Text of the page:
Waste Management (NYSE: WM) announced financial results for the second quarter of 2015 on Thursday. The aptly named provider of waste management services delivered revenue and earnings that topped Wall Street's forecasts, driving shares more than 2% higher as I write this at 12:50 p.m.
Revenue declined 6.9% year over year to $3.32 billion, but came in ahead of the $3.29 billion analysts were projecting. Most of the decline was related to businesses that Waste Management sold during the last year, but lower recycling and fuel charge revenue also added to the drop.
Overall volume declined 1.3% in the second quarter, as the company maintained a strict focus on more profitable business. This discipline was also apparent in the 4.1% improvement in core pricing relative to the year ago period. And management expects volumes to strengthen through the rest of 2015 and into 2016.
Operating expenses as a percent of revenue were 63.6%, as compared to 64.2% in the second quarter of 2014. Lower fuel and subcontractor costs, commodity rebates, and continued route optimization drove the 60 basis point improvement. Combined with reduced interest expenses and a lower effective tax rate, this contributed to a 13% rise in net income. And share buy backs helped adjusted earnings per share increase an even higher 15% to $0.67. That figure surpassed the $0.63 in EPS Wall Street was expecting.
Cash generation and capital return program
A reduction in cash taxes also helped drive a 47% increase in cash provided by operating activities -- which totaled $816 million in the second quarter -- and a 73% jump in free cash flow to $579 million.
That strong cash generation allowed Waste Management to return $475 million to shareholders during the quarter, including $300 million in share repurchases and $175 million in dividends.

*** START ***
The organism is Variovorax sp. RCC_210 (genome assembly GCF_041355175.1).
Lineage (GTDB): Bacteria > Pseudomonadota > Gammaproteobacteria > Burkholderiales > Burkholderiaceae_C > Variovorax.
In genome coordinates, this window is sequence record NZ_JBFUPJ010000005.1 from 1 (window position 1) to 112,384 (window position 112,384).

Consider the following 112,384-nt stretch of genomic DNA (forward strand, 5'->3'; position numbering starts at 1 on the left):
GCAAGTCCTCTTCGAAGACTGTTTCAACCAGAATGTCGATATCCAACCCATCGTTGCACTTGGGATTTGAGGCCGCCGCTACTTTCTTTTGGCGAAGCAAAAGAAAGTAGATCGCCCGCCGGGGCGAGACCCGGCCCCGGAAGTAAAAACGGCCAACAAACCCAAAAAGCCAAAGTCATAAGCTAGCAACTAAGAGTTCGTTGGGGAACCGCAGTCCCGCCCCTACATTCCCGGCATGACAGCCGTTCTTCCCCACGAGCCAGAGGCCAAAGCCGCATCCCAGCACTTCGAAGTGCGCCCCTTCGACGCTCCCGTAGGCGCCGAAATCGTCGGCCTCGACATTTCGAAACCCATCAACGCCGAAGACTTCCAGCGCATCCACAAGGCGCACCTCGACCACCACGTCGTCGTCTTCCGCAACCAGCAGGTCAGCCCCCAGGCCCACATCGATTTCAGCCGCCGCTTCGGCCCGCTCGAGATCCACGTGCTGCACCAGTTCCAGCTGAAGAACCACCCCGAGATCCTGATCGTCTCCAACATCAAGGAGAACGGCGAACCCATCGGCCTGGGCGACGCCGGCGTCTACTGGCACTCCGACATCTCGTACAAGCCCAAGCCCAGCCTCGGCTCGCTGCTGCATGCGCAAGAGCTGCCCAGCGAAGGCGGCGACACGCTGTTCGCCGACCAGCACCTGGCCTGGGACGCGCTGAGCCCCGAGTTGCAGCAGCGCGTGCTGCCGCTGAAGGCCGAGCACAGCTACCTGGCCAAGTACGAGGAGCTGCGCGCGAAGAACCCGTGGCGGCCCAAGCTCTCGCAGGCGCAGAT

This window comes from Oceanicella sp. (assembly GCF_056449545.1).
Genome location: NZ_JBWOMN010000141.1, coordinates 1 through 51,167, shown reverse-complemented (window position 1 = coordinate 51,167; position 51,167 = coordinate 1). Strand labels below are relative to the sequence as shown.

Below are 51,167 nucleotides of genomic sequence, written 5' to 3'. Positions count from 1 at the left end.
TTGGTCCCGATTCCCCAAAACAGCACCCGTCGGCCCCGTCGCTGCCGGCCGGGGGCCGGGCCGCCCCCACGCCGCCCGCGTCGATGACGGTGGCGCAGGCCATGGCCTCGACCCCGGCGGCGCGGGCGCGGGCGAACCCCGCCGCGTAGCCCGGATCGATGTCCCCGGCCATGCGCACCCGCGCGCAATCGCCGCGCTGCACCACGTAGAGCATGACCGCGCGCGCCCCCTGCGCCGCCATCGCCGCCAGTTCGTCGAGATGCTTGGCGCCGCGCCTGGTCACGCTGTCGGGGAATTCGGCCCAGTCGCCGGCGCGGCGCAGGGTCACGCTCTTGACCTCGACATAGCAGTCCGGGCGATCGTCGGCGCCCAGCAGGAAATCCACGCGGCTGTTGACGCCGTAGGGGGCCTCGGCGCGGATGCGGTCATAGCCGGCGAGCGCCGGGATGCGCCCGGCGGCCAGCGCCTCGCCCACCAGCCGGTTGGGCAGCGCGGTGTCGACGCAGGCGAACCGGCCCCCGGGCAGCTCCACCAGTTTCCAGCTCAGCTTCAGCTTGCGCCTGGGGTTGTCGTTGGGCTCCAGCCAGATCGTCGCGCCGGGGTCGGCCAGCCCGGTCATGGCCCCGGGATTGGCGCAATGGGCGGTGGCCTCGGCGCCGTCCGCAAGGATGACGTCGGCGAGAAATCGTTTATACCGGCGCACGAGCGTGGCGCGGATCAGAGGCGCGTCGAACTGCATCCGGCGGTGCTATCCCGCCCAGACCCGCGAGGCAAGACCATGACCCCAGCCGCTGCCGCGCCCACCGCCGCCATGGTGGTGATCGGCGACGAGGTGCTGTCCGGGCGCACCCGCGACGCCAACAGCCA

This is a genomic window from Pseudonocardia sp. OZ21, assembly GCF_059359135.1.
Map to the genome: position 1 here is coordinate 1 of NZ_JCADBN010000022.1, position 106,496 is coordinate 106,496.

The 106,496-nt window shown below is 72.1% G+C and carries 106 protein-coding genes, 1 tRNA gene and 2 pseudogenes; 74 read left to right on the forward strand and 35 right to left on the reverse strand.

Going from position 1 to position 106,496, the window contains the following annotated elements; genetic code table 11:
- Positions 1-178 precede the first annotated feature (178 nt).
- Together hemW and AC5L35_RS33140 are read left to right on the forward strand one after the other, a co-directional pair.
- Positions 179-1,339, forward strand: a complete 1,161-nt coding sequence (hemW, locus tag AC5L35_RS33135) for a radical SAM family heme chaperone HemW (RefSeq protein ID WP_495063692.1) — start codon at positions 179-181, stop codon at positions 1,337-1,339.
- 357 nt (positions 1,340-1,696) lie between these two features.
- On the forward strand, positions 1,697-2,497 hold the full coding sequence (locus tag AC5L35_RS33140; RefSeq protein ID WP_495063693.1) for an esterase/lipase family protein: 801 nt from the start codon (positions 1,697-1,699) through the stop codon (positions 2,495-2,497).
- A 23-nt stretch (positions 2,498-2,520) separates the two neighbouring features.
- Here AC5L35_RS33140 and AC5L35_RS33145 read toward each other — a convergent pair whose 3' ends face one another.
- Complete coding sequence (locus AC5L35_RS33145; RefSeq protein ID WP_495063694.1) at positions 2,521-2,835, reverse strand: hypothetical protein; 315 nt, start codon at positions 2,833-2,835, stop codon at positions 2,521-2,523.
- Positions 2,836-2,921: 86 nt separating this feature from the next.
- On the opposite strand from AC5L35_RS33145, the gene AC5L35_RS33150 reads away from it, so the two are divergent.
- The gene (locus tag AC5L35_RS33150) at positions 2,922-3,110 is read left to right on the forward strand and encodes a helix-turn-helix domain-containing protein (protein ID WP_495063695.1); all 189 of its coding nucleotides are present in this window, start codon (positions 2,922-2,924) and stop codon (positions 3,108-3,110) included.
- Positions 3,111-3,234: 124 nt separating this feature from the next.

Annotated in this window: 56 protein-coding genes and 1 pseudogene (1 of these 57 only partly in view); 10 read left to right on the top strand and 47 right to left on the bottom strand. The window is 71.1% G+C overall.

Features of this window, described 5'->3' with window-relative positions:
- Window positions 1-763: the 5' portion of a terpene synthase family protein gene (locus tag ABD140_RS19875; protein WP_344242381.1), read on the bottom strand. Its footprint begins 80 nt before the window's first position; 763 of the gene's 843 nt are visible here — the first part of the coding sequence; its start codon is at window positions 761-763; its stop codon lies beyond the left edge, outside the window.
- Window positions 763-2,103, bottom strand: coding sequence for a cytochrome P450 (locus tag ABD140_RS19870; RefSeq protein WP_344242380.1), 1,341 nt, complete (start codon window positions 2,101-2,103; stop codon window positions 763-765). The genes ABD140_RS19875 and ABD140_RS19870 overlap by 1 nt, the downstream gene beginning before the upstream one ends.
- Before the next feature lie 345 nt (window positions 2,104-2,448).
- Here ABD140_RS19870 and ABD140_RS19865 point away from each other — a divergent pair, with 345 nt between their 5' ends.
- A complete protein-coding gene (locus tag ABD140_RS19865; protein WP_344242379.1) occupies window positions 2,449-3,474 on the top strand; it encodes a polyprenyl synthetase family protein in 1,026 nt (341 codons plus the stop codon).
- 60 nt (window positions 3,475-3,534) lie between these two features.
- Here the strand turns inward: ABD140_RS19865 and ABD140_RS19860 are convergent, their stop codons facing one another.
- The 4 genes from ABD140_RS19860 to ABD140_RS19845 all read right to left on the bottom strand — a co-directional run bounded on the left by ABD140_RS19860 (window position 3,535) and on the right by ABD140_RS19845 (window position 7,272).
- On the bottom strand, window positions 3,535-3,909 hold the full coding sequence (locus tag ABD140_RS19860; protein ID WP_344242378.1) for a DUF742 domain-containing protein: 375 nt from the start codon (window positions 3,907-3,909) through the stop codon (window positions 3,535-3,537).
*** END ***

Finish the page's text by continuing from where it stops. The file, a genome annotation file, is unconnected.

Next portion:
Looking ahead, management anticipates an additional $300 million of share repurchases in the third quarter. The company also plans to use its excess cash to make acquisitions in its solid waste business, and expects to reach agreements in the second half of 2015 to acquire an additional $50 million-$75 million of operating EBITDA.
Management now expects full year adjusted earnings per share to be at the high end of its previously announced guidance of between $2.48-$2.55. The company also expects to achieve the upper end of its full year free cash flow guidance of between $1.4 billion-$1.5 billion.
"We are pleased with the strong results through the first half of 2015," said CEO David Steiner in a press release. "Combining the first half results with our outlook for continued price and cost control discipline and improving volumes, we are confident that the momentum we saw in the first half of the year will continue in the second half of the year."
Waste Management remains a wide-moat cash flow machine. The trash collector has struggled to increase revenue in recent years, but its vast network of landfills and recycling centers provides it with a nearly insurmountable competitive advantage that helps to insulate its cash flow.
In addition, collection volumes finally appear to be stabilizing, which, when combined with the likelihood of additional price increases and improving margins, should help to renew revenue and profit growth in the coming quarters.
As such, investors are likely to be rewarded with a steadily rising dividend stream -- as well as the possibility of buyback-supported share price appreciation -- in the years ahead.